We wanted to do something a little bit different for New Years this year, and we figured just being in Vietnam was a good start to that. Rather then dinner and drinks in the city somewhere, we decided to spent a couple nights on a junk boat floating around Ha Long Bay. I know, I know, spending time on a junk boat doesn’t really sound like it would be much fun, but luckily the name does not refer to what the boat is carrying, but rather the style of the boat itself. Phew. And they’re actually pretty neat.
Traditionally, junk boats are from China and were first used around the second century AD. The boats themselves can differ greatly depending on the need – such as cargo carrying, ocean going, pleasure boats, or live-aboard – and range in size and variations of the rig. The term junk refers to the fact that they all use fully battened sails, and they’re still used today in China and parts of SE Asia.
Ha Long Bay is located on the North East coast of Vietnam, about 3 hours from Hanoi, and is a UNESCO World Heritage site. The bay consists of thousands of limestone monolithic islands with thick vegetation, and many of these islands have their own cave systems within them. The name Ha Long means ‘Decending Dragon’ and it is believed that long ago when Vietnam was first becoming a civilization, there was a war with invaders who came from the north sea. The Emperor sent a mother dragon and her children down from the skies to help, and they managed to defeat the invaders with their dragon fire, which also spat out jewels and jade. The jewels and jade turned into the islands and islets dotting the waters and linking together to form a great wall preventing the outsiders’ intrusion. Once the invaders were defeated, the dragon fell in love with the peaceful land and decided to stay and make it it’s home. Thus, Ha Long Bay is where the dragon’s descended from and the name stuck.
The bay has always been used by the local people for fishing, farming, and cultivating oysters for pearls; however, with the rise of the internet and mass tourism, it’s become more and more crowded and busy. Today, there are literally hundreds of options to choose from if you want to explore the bay, from afternoon trips, to multiple nights spent on a boat. You can opt for a quiet, relaxed tour, or you can join a party boat for something a bit more wild. I have to admit though, regardless of what type of trip you want, it is not cheap, even for just an afternoon. Despite the price tag, it is an incredible area and worth doing if you can fit it into your budget and schedule.
We decided to go to Sapa between Christmas and New Years and didn’t get back to Hanoi until the 30th, which meant in order to celebrate New Years on the boat, we had to have one that left on the 31st. Like most things on this trip, we’d left booking slightly later then
we probably should have, so we had limited options for packages that fit our budget. We decided that we wanted to do 2 nights, as you can go farther into the bay (where there is less people) and you get to do more activities as well, and we found a number of options that fit within our dates and price range. We booking through booking.com, as their site had the cheapest options and was also the easiest to navigate, and ended up choosing Halong Fantasea Cruises for our trip. They were a decent price, had good reviews, and also offered a lot of activities for free, which was not the case for some of the other boats. There were a ton of other boats that had excellent reviews and looked amazing, but unfortunately, they were way out of our price range! If you can afford it though, I would suggest getting an upgrade.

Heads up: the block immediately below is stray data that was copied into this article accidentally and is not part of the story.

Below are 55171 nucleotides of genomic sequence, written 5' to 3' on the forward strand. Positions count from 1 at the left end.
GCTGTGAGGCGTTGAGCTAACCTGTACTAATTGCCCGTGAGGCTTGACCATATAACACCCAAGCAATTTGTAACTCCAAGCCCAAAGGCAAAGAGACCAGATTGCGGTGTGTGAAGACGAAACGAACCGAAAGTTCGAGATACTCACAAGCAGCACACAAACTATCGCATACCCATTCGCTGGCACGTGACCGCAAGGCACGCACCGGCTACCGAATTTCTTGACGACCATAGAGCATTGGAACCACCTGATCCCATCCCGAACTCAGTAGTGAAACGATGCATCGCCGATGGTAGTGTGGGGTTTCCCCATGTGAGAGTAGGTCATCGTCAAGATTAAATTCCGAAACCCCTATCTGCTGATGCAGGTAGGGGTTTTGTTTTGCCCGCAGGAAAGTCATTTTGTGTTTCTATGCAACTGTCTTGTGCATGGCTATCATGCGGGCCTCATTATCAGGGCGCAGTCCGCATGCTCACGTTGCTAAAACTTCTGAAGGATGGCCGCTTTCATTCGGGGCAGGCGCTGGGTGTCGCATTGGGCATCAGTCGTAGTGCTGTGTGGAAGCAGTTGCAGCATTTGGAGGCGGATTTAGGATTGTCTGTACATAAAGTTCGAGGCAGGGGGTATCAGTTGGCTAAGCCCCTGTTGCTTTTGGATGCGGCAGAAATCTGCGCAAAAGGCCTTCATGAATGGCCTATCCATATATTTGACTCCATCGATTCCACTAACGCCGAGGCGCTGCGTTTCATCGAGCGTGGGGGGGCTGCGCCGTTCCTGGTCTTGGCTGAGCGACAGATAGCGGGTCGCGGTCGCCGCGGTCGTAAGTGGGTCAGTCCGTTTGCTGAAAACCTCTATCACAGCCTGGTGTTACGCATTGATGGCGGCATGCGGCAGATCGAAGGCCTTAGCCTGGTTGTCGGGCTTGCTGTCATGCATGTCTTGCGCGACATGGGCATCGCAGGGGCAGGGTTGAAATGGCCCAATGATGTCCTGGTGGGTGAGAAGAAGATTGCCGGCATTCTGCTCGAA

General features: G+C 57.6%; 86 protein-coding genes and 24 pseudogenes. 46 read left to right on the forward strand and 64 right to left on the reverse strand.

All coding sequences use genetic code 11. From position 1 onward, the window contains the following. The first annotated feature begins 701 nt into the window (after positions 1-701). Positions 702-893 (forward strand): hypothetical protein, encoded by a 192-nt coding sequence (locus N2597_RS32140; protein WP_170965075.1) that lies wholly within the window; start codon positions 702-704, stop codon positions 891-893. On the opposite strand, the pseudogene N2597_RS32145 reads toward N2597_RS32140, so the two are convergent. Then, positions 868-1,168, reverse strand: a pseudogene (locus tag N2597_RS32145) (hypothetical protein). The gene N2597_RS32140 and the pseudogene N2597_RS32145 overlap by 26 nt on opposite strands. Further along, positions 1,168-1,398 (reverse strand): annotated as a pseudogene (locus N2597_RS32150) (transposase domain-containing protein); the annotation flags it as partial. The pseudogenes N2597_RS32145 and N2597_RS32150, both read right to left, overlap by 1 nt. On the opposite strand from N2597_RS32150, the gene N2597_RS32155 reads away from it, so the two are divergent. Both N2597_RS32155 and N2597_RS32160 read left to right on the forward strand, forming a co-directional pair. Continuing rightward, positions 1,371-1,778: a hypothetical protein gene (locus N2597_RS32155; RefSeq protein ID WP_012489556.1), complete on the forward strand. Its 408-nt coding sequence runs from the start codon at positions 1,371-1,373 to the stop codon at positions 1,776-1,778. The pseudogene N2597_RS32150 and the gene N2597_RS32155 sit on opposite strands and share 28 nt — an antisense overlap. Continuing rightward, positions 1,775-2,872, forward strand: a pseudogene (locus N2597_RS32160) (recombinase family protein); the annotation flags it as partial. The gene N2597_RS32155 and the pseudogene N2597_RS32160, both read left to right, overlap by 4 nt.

We spent the night in Hanoi, and were picked up at 7am on the morning of the 31st from our hotel by the bus. It took about 3 hours to get to Ha Long Bay from Hanoi, and most of the tour company’s seem to include a free shuttle to and from in their packages. We arrived at the harbour, where they split us into various groups depending on what boat we were going on, and then told us to wait. Our boat had about 15 people on it in total – us, an Australian couple, an American family (living in Saipan), a German family, and 2 guys from South America – and everyone was really nice. We ended up spending most of the time with the Australian couple, as they were a similar age to us and we all got on pretty well.
From the harbour we hopped on a little taxi boat, which took us across the water to our junk boat that we’d be staying on. Within minutes of boarding, we were sat down in the dining room for lunch as our boat made it’s way into the bay. The boat itself was 3 levels – a lower lever with cabins and the kitchen, the middle level with the dinning room/bar and 2 more cabins, and an upper ‘sun deck’ level that was completely open. Unfortunately, the weather was cloudy and chilly for the entire trip and we didn’t get to see the sun, but it didn’t rain on us which was a bonus.
After lunch we were all showed to our cabins (which were pretty basic with a bed and a bathroom), and then we got off the so we could explore the biggest cave within the bay. It was a pretty cool cave, although there was nothing about it that made it unique, but it was super crowded as it’s one of the places that the day and overnight trips take people to because it’s so close to the harbour. We weren’t even at peak tourist season and we found it really busy already, I can’t imagine what it’s like in the summer when they’ve got good weather and extra tourists.